Those are five of the most critical considerations to make before you start, but what are some of the things to watch out for if you are down in the thick of it?
Talk to anyone who enjoys working on projects, and they will be happy to relate anecdotes of stupid mistakes they've made, and mystery problems which took months to solve. Next time you see an intriguing car at a show or race, be sure to ask the owner about the process involved in building it. These stories are seldom straightforward and often amusing and educational.
Here are some pitfalls we've been caught in or heard about from other enthusiasts.
- Hidden damage - We touched on this above, but it happens all the time. You buy a clean project car, only to find the floors are rusted from the inside out due to a clogged sunroof drain. Or, when you go to replace a body panel that is bent or rusted, you discover that the undamaged panel doesn't fit because the whole shell is sagging or twisted. There are a million variations to this story and a million ways to deal with them, but just remember there is no way to plan ahead for every problem.
- Unavailable parts - The car above is a 1957 Chevy Bel Air, and you can probably find used or reproduction replacements for any part of it. The obviously missing windshield can be had for less than $300, and you can order it from any auto glass shop, but don't try that with a similar vintage car from Plymouth or AMC. But even if you are working on a popular model, you can run into availability issues, for instance, the fuel tank on a Chevy wagon is totally different than the sedan or coupe, and totally unavailable.
- Big Ticket Item - When Manual Carrillo had his Project Stork 911 in our shop (for the better part of a year) he was stymied by the need to overhaul the motor, which can easily be a five-figure process on an air cooled Porsche. Looking down the barrel at that potential cost stopped the project cold. After months of deliberating, we pulled the motor, checked the compression, and replaced the valve seals to deal with the oil being pumped into the exhaust, and managed to make it run again. It turns out the motor was sound, the fuel injection is just gummed up, and the muffler plugged with oil.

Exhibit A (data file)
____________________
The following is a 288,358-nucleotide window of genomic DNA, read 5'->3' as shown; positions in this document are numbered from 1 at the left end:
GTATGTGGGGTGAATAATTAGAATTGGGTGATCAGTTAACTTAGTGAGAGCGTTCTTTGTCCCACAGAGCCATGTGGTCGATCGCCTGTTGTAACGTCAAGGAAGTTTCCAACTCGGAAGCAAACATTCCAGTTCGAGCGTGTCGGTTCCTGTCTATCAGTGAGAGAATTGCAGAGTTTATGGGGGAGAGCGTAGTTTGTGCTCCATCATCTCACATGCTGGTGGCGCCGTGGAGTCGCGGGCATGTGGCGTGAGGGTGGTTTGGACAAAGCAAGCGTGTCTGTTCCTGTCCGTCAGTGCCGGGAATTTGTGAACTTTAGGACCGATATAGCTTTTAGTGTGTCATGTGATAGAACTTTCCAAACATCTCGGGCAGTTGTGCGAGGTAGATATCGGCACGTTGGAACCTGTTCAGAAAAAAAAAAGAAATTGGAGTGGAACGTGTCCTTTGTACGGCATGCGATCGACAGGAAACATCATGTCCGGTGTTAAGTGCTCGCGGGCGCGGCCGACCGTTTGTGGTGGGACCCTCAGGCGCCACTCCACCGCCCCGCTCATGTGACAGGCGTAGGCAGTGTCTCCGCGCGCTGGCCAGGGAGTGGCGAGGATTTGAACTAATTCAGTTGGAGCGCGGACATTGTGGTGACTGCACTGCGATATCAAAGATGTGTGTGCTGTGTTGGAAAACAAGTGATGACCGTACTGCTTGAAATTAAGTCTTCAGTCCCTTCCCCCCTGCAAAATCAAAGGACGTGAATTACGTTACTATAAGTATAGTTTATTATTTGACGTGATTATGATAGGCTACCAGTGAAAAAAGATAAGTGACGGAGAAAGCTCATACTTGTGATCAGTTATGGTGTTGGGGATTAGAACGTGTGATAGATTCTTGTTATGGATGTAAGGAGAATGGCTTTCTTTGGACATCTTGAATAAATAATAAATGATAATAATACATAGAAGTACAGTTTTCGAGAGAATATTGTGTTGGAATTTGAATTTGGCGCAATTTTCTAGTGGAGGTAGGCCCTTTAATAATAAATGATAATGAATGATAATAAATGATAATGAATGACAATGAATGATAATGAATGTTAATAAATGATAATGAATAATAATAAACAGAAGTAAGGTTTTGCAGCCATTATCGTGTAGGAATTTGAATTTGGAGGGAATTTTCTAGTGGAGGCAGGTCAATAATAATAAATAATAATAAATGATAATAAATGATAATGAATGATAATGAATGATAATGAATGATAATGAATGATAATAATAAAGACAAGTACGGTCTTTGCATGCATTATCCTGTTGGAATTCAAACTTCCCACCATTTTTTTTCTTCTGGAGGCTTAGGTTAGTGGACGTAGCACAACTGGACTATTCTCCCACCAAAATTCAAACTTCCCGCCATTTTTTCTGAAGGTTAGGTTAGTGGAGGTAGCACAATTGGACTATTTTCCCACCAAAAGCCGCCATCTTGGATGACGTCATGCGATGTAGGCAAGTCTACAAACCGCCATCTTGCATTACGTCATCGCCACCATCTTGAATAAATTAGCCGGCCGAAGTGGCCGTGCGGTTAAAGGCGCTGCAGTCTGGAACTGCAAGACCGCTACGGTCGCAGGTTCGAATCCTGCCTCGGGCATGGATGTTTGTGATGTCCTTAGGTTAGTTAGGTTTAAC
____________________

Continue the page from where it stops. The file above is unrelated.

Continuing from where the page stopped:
- Ability Gap - Maybe you are good with mechanical, but lousy with bodywork. Maybe you can do bodywork but have no idea when it comes to interiors. Often the big ticket item that stops a project is having to pay for a professional to do one aspect of the job. This very stumbling block is what gave rise to people driving ratty cars left in primer paint and rust because the builder was saving up to have a good paint job done. Don't be afraid to ask friends, or other car enthusiasts online with different skill sets for help. Often in exchange for help on their car, they will gladly help with your project vehicle.
- Low Morale - As mentioned, projects can balloon with unforeseen issues and costs, and all of these will slow down the process until it seems like you will never finish. When this happens it can be hard to maintain enthusiasm for the car you had such big plan for. A good way to boost your morale, and get ideas for your project, is to go to car shows, races, or museums to talk to others and appreciate all the work they put into their finished vehicle. You never know, you may even learn of a shortcut to the problem that is holding your project up or find someone with just the parts you are missing.
- Tool Gap - This is probably the easiest obstacle to overcome because most major auto parts chains have very generous tool rental programs (some are even free). If you need a bigger tool, like an engine hoist or tow dolly, they are typically less than $50 a day from your local equipment rental company. And if you need a bay with a lift, or a shop with an air compressor and paint booth, you can usually find a shop willing to rent space and facilities for a reasonable daily or hourly rate. Garage Time recently started an online site that makes these places easy to find and even lets you rent out your neighbor's garage for your wrenching needs.